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Crew evacuated from Navy minesweeper stuck on Philippine reef

By Brad Lendon, CNN
updated 9:40 AM EST, Fri January 18, 2013
A photo taken Thursday by Philippine Western Command shows the USS Guardian after it ran aground on the Tubbataha Reef.
A photo taken Thursday by Philippine Western Command shows the USS Guardian after it ran aground on the Tubbataha Reef.
STORY HIGHLIGHTS
  • All 79 aboard transported off ship that struck Tubbataha Reef in the Sulu Sea, U.S. Navy says
  • Initial efforts to free the ship at high tide were unsuccessful
  • Tubbataha Reefs Natural Park is home to threatened and endangered marine species
  • The cause of the grounding was under investigation, Navy says

(CNN) -- The U.S. Navy has evacuated all 79 crew members from a minesweeper that ran aground Thursday on a reef in the Philippines, the Navy's Seventh Fleet said in a statement Friday.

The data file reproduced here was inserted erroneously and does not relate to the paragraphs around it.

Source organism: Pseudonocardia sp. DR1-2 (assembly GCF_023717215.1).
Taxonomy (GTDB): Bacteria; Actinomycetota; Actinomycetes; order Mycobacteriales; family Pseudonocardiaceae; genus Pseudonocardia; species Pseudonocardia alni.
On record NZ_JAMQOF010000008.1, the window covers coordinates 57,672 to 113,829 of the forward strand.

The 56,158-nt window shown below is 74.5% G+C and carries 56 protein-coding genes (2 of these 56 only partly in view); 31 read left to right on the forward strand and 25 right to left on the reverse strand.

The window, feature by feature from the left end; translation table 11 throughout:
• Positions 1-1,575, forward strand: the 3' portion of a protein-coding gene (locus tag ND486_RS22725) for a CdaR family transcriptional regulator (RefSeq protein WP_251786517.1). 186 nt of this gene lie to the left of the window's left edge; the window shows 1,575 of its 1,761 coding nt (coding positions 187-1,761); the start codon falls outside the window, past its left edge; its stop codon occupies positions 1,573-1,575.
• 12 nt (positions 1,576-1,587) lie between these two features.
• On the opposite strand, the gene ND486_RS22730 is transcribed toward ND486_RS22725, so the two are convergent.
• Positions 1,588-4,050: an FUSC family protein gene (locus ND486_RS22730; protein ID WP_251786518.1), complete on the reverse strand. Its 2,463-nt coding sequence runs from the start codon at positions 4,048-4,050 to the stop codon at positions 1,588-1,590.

The 224-foot-long,1,312-ton ship was on its way from Subic Bay to its next port call when it struck the Tubbataha Reef, about 80 miles (130 kilometers) east-southeast of Palawan Island in the Sulu Sea, the Navy said.

Initial efforts to free the Avenger-class mine countermeasures ship at high tide were unsuccessful, and the crew was transferred by small boats to the USNS Bowditch and the MSV C-Champion, ships of the Military Sealift Command, according to the Navy statement.

"Seventh Fleet ships remain on scene and essential Guardian sailors will continue conducting survey operations onboard the ship as needed until she is recovered," Vice Adm. Scott Swift, U.S. Seventh Fleet commander, said in a statement. "Several support vessels have arrived and all steps are being taken to minimize environmental effects while ensuring the crew's continued safety."

Tubbataha Reefs Natural Park is a UNESCO World Heritage site and home to threatened and endangered marine species, including fish, corals and sharks.

"The site is an excellent example of a pristine coral reef with a spectacular 100-meter perpendicular wall, extensive lagoons and two coral islands," according to the UNESCO website.

The cause of the grounding was under investigation, the Navy said.

The Guardian is based in Sasebo, Japan.

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